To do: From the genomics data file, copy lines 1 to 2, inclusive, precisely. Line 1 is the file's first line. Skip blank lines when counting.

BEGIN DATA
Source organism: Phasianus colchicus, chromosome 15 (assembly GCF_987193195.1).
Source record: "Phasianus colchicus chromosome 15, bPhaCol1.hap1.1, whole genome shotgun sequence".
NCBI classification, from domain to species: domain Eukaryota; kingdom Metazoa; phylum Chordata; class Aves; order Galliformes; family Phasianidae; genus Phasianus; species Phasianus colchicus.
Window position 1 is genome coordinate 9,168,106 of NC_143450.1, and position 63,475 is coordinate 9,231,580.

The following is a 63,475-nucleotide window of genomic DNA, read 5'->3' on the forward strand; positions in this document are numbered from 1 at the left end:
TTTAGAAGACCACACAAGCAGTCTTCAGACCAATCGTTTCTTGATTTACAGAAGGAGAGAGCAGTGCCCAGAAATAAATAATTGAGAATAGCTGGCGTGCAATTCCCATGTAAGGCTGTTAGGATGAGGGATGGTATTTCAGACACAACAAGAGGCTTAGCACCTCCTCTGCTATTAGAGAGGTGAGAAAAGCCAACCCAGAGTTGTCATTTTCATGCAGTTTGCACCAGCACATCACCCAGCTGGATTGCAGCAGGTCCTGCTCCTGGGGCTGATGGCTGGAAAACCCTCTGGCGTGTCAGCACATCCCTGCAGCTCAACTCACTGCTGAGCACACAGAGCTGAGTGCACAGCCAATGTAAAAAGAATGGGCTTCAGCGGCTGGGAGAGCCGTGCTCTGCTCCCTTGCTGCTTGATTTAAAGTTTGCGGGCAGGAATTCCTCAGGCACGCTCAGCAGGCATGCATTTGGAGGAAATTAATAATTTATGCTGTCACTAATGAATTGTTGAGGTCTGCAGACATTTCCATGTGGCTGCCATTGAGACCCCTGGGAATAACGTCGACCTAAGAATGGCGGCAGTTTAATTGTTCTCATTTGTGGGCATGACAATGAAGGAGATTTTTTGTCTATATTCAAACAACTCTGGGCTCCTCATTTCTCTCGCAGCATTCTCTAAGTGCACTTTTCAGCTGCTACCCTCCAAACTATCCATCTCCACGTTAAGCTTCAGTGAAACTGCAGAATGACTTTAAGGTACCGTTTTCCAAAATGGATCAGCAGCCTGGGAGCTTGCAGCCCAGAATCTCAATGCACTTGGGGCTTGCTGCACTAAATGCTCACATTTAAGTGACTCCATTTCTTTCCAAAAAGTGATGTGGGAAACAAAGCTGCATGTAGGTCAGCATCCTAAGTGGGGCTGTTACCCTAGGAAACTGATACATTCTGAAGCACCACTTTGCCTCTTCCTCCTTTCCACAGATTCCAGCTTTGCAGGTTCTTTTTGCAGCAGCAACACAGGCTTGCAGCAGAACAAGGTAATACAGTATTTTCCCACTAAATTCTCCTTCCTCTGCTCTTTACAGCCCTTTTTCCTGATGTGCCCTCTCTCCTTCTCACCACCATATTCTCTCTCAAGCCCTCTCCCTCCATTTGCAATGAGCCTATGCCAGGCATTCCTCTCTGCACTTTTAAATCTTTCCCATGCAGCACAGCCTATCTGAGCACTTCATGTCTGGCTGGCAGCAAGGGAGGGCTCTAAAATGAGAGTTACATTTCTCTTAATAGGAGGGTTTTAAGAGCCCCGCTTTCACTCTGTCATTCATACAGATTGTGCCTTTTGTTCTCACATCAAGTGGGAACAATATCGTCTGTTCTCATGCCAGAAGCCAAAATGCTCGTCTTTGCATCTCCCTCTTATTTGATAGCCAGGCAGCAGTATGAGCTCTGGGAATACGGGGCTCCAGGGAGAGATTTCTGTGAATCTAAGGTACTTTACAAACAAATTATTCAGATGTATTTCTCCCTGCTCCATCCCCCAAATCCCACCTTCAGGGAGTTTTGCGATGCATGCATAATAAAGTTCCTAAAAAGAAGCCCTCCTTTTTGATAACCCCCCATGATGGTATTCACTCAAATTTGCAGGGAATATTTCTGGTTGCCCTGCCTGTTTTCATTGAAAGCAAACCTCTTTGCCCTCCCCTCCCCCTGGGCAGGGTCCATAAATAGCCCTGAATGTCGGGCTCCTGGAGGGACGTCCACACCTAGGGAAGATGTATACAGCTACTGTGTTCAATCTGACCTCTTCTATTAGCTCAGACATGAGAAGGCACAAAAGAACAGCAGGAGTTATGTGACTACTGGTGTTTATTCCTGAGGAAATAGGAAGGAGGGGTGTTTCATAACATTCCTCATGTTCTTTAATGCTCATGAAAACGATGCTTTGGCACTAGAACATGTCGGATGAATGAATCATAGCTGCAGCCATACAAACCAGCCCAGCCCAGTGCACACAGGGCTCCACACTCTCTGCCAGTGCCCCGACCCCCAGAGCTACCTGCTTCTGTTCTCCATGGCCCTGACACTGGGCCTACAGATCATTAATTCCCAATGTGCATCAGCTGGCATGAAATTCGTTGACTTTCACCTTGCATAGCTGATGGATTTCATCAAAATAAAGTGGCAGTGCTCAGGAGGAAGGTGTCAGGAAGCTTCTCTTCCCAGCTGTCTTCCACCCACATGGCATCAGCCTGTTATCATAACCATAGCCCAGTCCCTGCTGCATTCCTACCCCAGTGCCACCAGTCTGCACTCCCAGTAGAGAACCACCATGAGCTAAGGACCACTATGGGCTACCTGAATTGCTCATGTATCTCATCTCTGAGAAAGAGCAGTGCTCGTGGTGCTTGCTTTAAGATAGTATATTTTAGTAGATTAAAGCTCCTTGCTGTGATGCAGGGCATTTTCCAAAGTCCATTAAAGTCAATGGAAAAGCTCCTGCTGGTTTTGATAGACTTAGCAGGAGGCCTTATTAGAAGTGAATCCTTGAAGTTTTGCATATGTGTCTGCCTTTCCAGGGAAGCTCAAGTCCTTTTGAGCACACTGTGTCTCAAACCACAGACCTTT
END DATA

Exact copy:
Source organism: Phasianus colchicus, chromosome 15 (assembly GCF_987193195.1).
Source record: "Phasianus colchicus chromosome 15, bPhaCol1.hap1.1, whole genome shotgun sequence".